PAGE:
17:35:13 <rostayob> stepkut: the limit can be done really well if you use sets
17:35:45 <stepkut> rostayob: for example, if you only wanted the 10 most recent entries.. then maybe you can find those pretty quickly
17:35:53 <rostayob> yeah of course
17:36:00 <rostayob> the best thing is to store the indexes
17:36:11 <rostayob> in a tree that stores the size of the branches
17:36:15 <rostayob> Data.Set does that
17:36:21 <stepkut> kdtree does as well
17:36:35 <rostayob> in this way you can skip and limit in log n
17:38:39 <stepkut> but how do you support multiple indexes?
17:39:48 <rostayob> stepkut: the traditional way is to have a tree per index
17:39:54 <rostayob> like B-tree for databases
17:40:20 <stepkut> rostayob: that is how the current IxSet works..
17:40:48 <stepkut> rostayob: but it is trickier with out pointers..
17:40:52 <rostayob> exactly
17:41:13 <rostayob> afaik, almost all databases work like that. the disk based ones
17:41:34 <stepkut> yep
17:42:11 <stepkut> but how do you make it purely functional?
17:42:38 <rostayob> yeah that's a big problem, and I think that if you solve you can publish eheh
17:43:53 <stepkut> with the current IxSet I think that return values sorted by an index should be fast (because you just call Map.toAscList on the appropriate index).
17:44:01 <stepkut> but subqueries are essentially useless
17:44:24 <stepkut> kdtree makes sub-queries a lot nicer.. but makes sorting the results more expensive
17:45:32 <stepkut> actually.. with the current IxSet you don't really get cheap sorted results ..
17:45:41 <rostayob> no, I was going to say that
17:46:00 <rostayob> you do but if the last set is the one you're looking for
17:46:32 <rostayob> but you can't do it programmaticaly
17:46:38 <stepkut> if you do, sortedBy (Proxy :: Proxy SomeKey) ixSet, then you can get it quickly
17:46:48 <rostayob> mhm yeah
17:47:03 <stepkut> but if you do, sortedBy (Proxy :: Proxy SomeKey) (ixSet @= someKey), then you don't really, because it will have to rebuild the indexes after the @=
17:47:03 <rostayob> but it's tied how Set works anyway
17:47:51 <stepkut> A Set would not allow you to sort on a specific key.. it would just look at the ordering of the value as a whole ?
17:49:47 <rostayob> wait I don't know how IxSet works exactly
17:49:54 <stepkut> :)
17:49:58 <rostayob> Ix (Map key (Set a)) (a -> [key])
17:51:02 <Lemmih> Heh, Cloud Haskell and acid-state have converged on the same solution.
17:51:11 <stepkut> so an Ix (index) is a Map from a 'key' to a 'Set a' of values that contain that key. There is also a function that can be applied to a value 'a' and it returns the list of [key] found in that value 'a'
17:51:14 <stepkut> Lemmih: :)
17:51:25 <stepkut> Lemmih: hope they cite you :p
17:52:25 <rostayob> yeah but how do multiple query work?  entries @= (Author "john@doe.com") @< (Updated t1)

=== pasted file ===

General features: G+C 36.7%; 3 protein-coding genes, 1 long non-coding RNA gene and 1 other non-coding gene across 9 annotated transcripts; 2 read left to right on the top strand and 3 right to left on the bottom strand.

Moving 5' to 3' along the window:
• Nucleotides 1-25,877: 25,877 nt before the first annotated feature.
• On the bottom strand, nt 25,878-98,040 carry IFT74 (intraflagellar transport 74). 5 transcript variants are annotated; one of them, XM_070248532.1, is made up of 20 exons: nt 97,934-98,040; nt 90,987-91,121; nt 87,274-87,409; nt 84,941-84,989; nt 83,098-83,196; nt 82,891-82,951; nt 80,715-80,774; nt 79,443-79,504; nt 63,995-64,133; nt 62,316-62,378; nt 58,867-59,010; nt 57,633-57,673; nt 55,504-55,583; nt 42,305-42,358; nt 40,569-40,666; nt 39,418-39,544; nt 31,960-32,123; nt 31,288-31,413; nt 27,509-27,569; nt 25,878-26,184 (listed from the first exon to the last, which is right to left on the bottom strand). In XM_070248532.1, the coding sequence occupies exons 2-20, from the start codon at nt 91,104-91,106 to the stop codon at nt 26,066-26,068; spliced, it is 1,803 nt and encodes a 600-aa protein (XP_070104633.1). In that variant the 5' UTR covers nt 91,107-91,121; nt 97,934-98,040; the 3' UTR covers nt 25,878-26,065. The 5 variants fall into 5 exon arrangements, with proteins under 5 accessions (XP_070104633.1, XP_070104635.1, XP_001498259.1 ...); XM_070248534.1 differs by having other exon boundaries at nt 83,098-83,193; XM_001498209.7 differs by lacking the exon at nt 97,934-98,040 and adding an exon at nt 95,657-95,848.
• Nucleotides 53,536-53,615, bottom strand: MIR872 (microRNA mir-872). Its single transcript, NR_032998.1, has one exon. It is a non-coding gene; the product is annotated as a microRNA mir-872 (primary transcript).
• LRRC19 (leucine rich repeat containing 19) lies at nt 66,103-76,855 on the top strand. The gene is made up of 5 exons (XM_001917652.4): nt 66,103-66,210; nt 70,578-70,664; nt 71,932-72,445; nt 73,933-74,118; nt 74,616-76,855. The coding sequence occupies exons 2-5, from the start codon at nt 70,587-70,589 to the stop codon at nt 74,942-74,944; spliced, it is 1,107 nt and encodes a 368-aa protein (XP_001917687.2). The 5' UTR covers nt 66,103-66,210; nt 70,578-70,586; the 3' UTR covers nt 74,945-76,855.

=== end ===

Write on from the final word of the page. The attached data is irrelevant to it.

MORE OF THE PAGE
17:52:58 <Lemmih> I wish. Turns out doing it this way is the obvious way, apparently.
17:53:00 <stepkut> rostayob: it rebuilds the IxSet between queries
17:53:07 <rostayob> oh, ok that's bad.
17:53:12 <stepkut> rostayob: yep.
17:53:36 <stepkut> rostayob: with kdtree each query just prunes branches from the tree
17:54:00 <rostayob> stepkut: yeah
17:54:17 <stepkut> rostayob: you start with the full tree, and each query just snips more branches off it.. if you skip rebalancing, then it should be very fast
17:55:10 <rostayob> well the rebalancing is comparable to the IxSet rebuilding in badness :D
17:55:25 <rostayob> depends how often you add
17:55:29 <stepkut> rostayob: perhaps.. though maybe less so
17:56:20 <stepkut> rostayob: also, kdtree does not aim to keep it perfectly balanced ..
17:57:03 <stepkut> rostayob: there is a configurable out of weight factor.. and you can do faster balancing by randomly guessing for some data sets
17:57:40 <stepkut> rostayob: with IxSet an insert could result in having to rebalance all the Maps for all the indices..
17:57:54 <rostayob> right...
17:58:35 <Lemmih> How big of a problem is sorting?
17:58:51 <stepkut> Lemmih: for rostayob it was a deal breaker :)
17:59:28 <stepkut> Lemmih: if you are implenting something like reddit / hacker news / etc, you need an efficient way to get a range of results back from the database sorted by a key (such as date)
18:00:01 <stepkut> Lemmih: if you have to sort ever article ever submitted to reddit in order to get the most recent 10.. that is not going to be good
18:00:10 <rostayob> well i'd say 95% of web apps have this problem...
18:00:21 <rostayob> whenever you want to display the "last" something, or "top" something
18:00:37 <rostayob> and maybe the last by some user
18:00:42 <rostayob> those are really common operations
18:01:04 <stepkut> emails, blogposts, tweets, etc
18:01:18 <rostayob> yeah
18:01:28 <Lemmih> And kdtrees can't do that efficiently?
18:01:43 <rostayob> nope
18:02:14 <stepkut> Lemmih: not really.. they can do better than, sort . toList, but not as good as b-trees
18:02:18 <rostayob> but if kdtrees alone could do that efficiently... they would be the best data structure evar
18:02:26 <stepkut> rostayob: :)
18:02:38 <stepkut> rostayob: they are good for nearest neighbor :p